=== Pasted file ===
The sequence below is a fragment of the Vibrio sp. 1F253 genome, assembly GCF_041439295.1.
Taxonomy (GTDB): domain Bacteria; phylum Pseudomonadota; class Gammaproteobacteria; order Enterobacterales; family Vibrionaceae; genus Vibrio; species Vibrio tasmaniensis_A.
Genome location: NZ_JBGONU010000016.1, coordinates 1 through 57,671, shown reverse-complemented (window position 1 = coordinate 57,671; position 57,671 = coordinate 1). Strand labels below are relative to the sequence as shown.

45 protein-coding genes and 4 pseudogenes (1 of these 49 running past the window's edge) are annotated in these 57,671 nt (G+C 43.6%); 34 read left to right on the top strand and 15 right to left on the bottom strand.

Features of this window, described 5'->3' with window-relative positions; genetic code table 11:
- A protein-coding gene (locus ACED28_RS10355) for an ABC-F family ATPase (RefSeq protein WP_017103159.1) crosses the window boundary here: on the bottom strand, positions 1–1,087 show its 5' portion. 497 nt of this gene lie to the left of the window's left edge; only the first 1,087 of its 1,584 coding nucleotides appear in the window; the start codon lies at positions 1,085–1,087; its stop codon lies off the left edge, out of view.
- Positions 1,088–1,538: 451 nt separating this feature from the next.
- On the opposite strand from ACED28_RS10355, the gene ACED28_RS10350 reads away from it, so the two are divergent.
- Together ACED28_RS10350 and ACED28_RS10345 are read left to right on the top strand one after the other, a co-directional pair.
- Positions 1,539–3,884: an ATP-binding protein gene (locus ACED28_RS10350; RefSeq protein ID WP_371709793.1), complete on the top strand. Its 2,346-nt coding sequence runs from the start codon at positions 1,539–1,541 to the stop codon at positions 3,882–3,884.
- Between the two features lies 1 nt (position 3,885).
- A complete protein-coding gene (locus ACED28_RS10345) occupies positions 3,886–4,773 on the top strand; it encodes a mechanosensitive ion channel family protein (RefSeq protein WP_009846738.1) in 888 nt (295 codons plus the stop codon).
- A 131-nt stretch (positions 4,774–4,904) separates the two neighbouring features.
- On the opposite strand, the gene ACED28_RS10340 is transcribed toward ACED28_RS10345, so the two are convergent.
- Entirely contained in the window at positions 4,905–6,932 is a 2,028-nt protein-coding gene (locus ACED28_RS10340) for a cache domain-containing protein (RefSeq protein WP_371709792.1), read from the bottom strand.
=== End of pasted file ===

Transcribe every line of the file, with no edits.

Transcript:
The sequence below is a fragment of the Vibrio sp. 1F253 genome, assembly GCF_041439295.1.
Taxonomy (GTDB): domain Bacteria; phylum Pseudomonadota; class Gammaproteobacteria; order Enterobacterales; family Vibrionaceae; genus Vibrio; species Vibrio tasmaniensis_A.
Genome location: NZ_JBGONU010000016.1, coordinates 1 through 57,671, shown reverse-complemented (window position 1 = coordinate 57,671; position 57,671 = coordinate 1). Strand labels below are relative to the sequence as shown.

45 protein-coding genes and 4 pseudogenes (1 of these 49 running past the window's edge) are annotated in these 57,671 nt (G+C 43.6%); 34 read left to right on the top strand and 15 right to left on the bottom strand.

Features of this window, described 5'->3' with window-relative positions; genetic code table 11:
- A protein-coding gene (locus ACED28_RS10355) for an ABC-F family ATPase (RefSeq protein WP_017103159.1) crosses the window boundary here: on the bottom strand, positions 1–1,087 show its 5' portion. 497 nt of this gene lie to the left of the window's left edge; only the first 1,087 of its 1,584 coding nucleotides appear in the window; the start codon lies at positions 1,085–1,087; its stop codon lies off the left edge, out of view.
- Positions 1,088–1,538: 451 nt separating this feature from the next.
- On the opposite strand from ACED28_RS10355, the gene ACED28_RS10350 reads away from it, so the two are divergent.
- Together ACED28_RS10350 and ACED28_RS10345 are read left to right on the top strand one after the other, a co-directional pair.
- Positions 1,539–3,884: an ATP-binding protein gene (locus ACED28_RS10350; RefSeq protein ID WP_371709793.1), complete on the top strand. Its 2,346-nt coding sequence runs from the start codon at positions 1,539–1,541 to the stop codon at positions 3,882–3,884.
- Between the two features lies 1 nt (position 3,885).
- A complete protein-coding gene (locus ACED28_RS10345) occupies positions 3,886–4,773 on the top strand; it encodes a mechanosensitive ion channel family protein (RefSeq protein WP_009846738.1) in 888 nt (295 codons plus the stop codon).
- A 131-nt stretch (positions 4,774–4,904) separates the two neighbouring features.
- On the opposite strand, the gene ACED28_RS10340 is transcribed toward ACED28_RS10345, so the two are convergent.
- Entirely contained in the window at positions 4,905–6,932 is a 2,028-nt protein-coding gene (locus ACED28_RS10340) for a cache domain-containing protein (RefSeq protein WP_371709792.1), read from the bottom strand.